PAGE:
Lightfoot’s Fall Could Signal the Beginning of the End for Radical Big City Politics

News & Politics

Chicago Mayor Lori Lightfoot became the first Windy City mayor to lose a re-election bid since Jane Byrne lost the Democratic primary to future mayor Harold Washington in 1983. It was an irony since Byrne defeated the Chicago machine politician Miichal Bilandic, who succeeded the late Richard J. Daley after the elder Daley’s death in 1979.

Lightfoot finished in third place on election day with 17.1% of the vote.

She lost to the CEO of the city’s school system, Paul Vallas, who ran on a tough-on-crime message, and Brandon Johnson, a progressive Cook County commissioner who previously worked as a teacher and union organizer.

Also finishing out of the running was Rep. Jesus Garcia, the radical congressman who gave former Mayor Rahm Emanuel a scare in 2015 by forcing him into a runoff. “Chuey” got 13.7% on election day. Vallas finished first on election day with 33.8% while Johnson came in second with 20.3%.

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There are still about 40,000 mail-in ballots to count, but the results aren’t expected to change much.

Related: The Morning Briefing: Lori Lightfoot Goes From Historic First to Historic Loser

Progressives all over the country are asking what happened to Lightfoot. Elected in 2019, she checked all the boxes; lesbian, female, radical, and black. There was great excitement in Chicago’s powerful progressive community. The teacher’s union, AFSCME, and remnants of the Harold Washington coalition came together to put Lightfoot in the mayor’s office.

But some of the same things that radicals liked about her ended up dooming her.

Ninth Ward Alderman Anthony Beale says “She felt she could do and say anything to anybody without any repercussions. Not knowing that you need people in order to be effective.”

“She had a great opportunity. Everybody was excited, including myself. We all had high hopes for her,” Beale said. “But she came out of the gate and got power-drunk. Instead of governing as though people voted against the other person, she thought there was a mandate for her to do whatever she wanted to do. She became this totally vindictive person against everybody.”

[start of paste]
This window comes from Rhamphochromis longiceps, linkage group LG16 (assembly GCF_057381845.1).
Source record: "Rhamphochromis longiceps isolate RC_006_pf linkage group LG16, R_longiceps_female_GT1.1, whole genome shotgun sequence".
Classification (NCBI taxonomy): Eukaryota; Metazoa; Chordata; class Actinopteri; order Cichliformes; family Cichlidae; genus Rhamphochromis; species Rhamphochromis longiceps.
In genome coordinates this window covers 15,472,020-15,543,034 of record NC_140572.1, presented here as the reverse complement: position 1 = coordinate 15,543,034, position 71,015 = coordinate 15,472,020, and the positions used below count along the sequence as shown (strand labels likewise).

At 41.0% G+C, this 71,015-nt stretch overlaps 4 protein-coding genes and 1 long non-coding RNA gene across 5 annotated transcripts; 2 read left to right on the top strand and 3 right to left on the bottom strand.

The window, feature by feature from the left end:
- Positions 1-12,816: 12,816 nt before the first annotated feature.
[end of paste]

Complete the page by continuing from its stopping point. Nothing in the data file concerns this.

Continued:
The radical left talking points today are that Lightfoot was “dealt a bad hand” and had “bad timing.”

Chicago Sun-Times:

It does not explain why violent crime is up 40% since Lightfoot promised during her inaugural address to stop the “epidemic of gun violence that devastates families, shatters communities, holds children hostage to fear in their own homes” and leaves parents wondering “if Chicago is a place where they can continue to live and raise their children.”

It does not explain why Lightfoot has been such a disappointment to the lakefront voters who formed the base of her support in 2019. Lightfoot opposed the elected school board after saying she’d support it; failed to deliver the transparency she had promised; and broke her pledge to raise the real estate transfer tax on high-end home sales to create a dedicated funding source to reduce homelessness.

Bad timing also can’t explain Lightfoot’s inability to get along with people and a relationship with the City Council so contentious at least seven members of her own leadership team abandoned ship, endorsing other mayoral candidates.

In the end, no one much liked Lori Lightfoot. And it cost her dearly.

The runoff election on April 4 will pit the cop-supporting, tough-on-crime Paul Vallas against the Chicago Teacher’s Union stalking horse Brandon Johnson. Johnson was actually a lobbyist for the teachers, which would set up a fascinating dynamic when CTU contract negotiations roll around. It also shows just how powerful the teachers are in Chicago.

Paul Vallas is by no means a conservative but his pragmatism would be a big change from the painfully obvious wokeness of Lightfoot.

Vallas has been declared a heretic by the CTU, despite his credentials as former CEO of the public school system in Chicago. The CEO position was created by Mayor Richard M. Daley in 1995 and was a response to the miserable state of the public school system in the city. Vallas got test scores up and instituted other changes that marginally improved the schools.

For his part, Johnson wants to defund the police — take money from public safety and give it to “the people.” He’s been deliberately vague about that part of his platform for obvious reasons.

But it shows that crime and the continued plague of murder and mayhem in big cities wasn’t just a one- or two-election-cycle phenomenon. Democrats were hoping crime would fade into the background as time went on — a hope that Lori Lightfoot found to be false, much to her chagrin.

And with radical left, George Soros-backed prosecutors under fire in Los Angeles, Chicago, St. Louis, and Philadelphia, the pushback by rational politicians and ordinary people will get a big boost if Chicagoans elect Vallas as their mayor.

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